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Florida FWC: Fireworks and nesting shorebirds don’t mix

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Fireworks and Florida’s beach wildlife just doesn’t mix.

Independence Day is this Saturday, and the state’s Fish and Wildlife Conservation Commission (FWC) asks the public to protect beach-nesting shorebirds statewide by being careful with celebratory fireworks and to avoid using personal pyrotechnics at the beach.

Shorebirds are nesting on beaches along Florida’s Atlantic and Gulf coasts; many birds are still watching over flightless chicks during the Independence Day weekend, which is expected to be busy with beach-goers.

Birds such as snowy plovers, least terns, black skimmers, American oystercatchers and Wilson’s plover are among the state’s beach-nesting species facing conservation challenges. For survival, they need people’s help.

“Fireworks launched too close or toward a nesting colony can cause adult shorebirds to flush off their nests and chicks to scatter, leaving the chicks vulnerable to predators, the elements and the potential of getting accidentally stepped on by beach-goers,” said Nancy Douglass, shorebird conservation worker for the FWC.

“Leaving personal fireworks at home and giving the birds space are ways that residents can still enjoy the beach while helping to keep shorebirds and their chicks safe,” she adds.

The Commission offers tips to protect beach-nesting shorebirds, both during the holiday weekend and beyond:

  • Leave personal fireworks, including sparklers, at home and attend an official fireworks display instead.
  • Keep your distance, whether on the beach or paddling watercraft along the shore. If birds become agitated or leave their nests, you are too close. A general rule is to stay at least 300 feet from a nest. Birds calling out loudly or dive-bombing are giving signals for you to back off.
  • Never intentionally force birds to fly or run. They use up energy they need for nesting, and eggs or chicks may be left vulnerable to the sun’s heat or predators. Teach children not to chase shorebirds and kindly ask fellow beach-goers to do the same.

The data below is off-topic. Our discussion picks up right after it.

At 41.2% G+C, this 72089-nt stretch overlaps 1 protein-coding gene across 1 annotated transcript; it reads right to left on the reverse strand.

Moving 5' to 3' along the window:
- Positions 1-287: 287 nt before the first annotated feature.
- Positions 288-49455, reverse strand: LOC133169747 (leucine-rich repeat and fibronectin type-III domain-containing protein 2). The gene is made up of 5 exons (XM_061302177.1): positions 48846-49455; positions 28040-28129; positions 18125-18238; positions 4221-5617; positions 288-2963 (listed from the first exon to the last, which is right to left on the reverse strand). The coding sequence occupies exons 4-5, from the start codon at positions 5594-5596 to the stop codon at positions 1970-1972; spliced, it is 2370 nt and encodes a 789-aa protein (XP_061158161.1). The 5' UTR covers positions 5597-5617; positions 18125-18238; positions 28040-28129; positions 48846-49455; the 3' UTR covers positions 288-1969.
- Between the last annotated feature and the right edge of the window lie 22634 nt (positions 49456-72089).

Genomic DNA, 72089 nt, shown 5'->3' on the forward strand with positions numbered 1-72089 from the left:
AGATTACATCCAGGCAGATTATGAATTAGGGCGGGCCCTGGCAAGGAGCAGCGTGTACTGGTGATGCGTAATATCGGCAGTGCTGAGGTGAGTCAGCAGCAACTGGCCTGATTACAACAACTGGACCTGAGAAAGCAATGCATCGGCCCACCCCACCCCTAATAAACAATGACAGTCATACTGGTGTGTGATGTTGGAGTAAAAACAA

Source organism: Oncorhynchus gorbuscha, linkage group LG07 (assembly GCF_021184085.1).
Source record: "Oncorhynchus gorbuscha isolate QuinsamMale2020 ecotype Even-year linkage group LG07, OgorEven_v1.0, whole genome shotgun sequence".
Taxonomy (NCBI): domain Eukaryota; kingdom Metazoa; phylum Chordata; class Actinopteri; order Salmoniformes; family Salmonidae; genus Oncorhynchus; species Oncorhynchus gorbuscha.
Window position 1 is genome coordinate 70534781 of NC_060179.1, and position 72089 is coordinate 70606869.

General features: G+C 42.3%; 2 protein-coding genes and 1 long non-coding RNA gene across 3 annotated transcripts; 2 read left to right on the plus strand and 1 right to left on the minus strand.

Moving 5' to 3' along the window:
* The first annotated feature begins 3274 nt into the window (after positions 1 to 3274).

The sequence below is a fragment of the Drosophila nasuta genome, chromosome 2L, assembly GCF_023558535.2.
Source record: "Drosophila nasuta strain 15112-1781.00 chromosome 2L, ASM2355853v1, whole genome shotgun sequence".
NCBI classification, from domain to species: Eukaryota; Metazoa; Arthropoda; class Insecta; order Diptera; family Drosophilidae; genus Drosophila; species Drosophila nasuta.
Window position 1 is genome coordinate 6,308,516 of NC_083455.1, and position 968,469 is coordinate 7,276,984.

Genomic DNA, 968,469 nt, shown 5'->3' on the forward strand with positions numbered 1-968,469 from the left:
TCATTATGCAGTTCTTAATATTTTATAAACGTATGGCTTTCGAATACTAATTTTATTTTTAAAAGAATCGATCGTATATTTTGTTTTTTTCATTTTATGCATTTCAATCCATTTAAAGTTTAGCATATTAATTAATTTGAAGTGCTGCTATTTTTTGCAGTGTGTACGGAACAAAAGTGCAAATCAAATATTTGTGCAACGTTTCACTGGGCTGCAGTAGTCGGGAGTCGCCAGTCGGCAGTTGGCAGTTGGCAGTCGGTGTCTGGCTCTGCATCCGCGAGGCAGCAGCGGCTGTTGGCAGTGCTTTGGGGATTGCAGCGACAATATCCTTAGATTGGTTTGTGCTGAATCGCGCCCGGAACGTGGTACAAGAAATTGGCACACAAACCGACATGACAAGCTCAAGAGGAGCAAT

• Respect posted shorebird nesting areas. Avoid posted sites and use designated walkways when possible.
  • It is best not to take pets to the beach, but if you do, keep them on a leash and avoid shorebird nesting areas.
  • Keep the beach clean and do not feed wildlife. Food scraps attract predators such as raccoons and crows, which can prey on shorebird chicks. Litter on beaches can entangle birds and other wildlife.

Floridians and visitors can also help by spreading the word. If beachgoers see others disturbing nesting birds, gently let them know how what they are doing could hurt the birds’ chances of survival.

If the behavior continues, report activities to the FWC’s Wildlife Alert Hotline at 888-404-FWCC (3922), #FWC or *FWC on a cell phone, or by texting

The FWC offers ways to share the beach with nesting shorebirds at and download the “Share the Beach with Beach-Nesting Birds.”

More information is also at the Florida Shorebird Alliance website:

share the beach 1share the beach 2

Phil Ammann is a St. Petersburg-based journalist and blogger. With more than three decades of writing, editing and management experience, Phil produced material for both print and online, in addition to founding His broad range includes covering news, local government and culture reviews for, technical articles and profiles for BetterRVing Magazine and advice columns for a metaphysical website, among others. Phil has served as a contributor and production manager for SaintPetersBlog since 2013. He lives in St. Pete with his wife, visual artist Margaret Juul and can be reached at and on Twitter @PhilAmmann.

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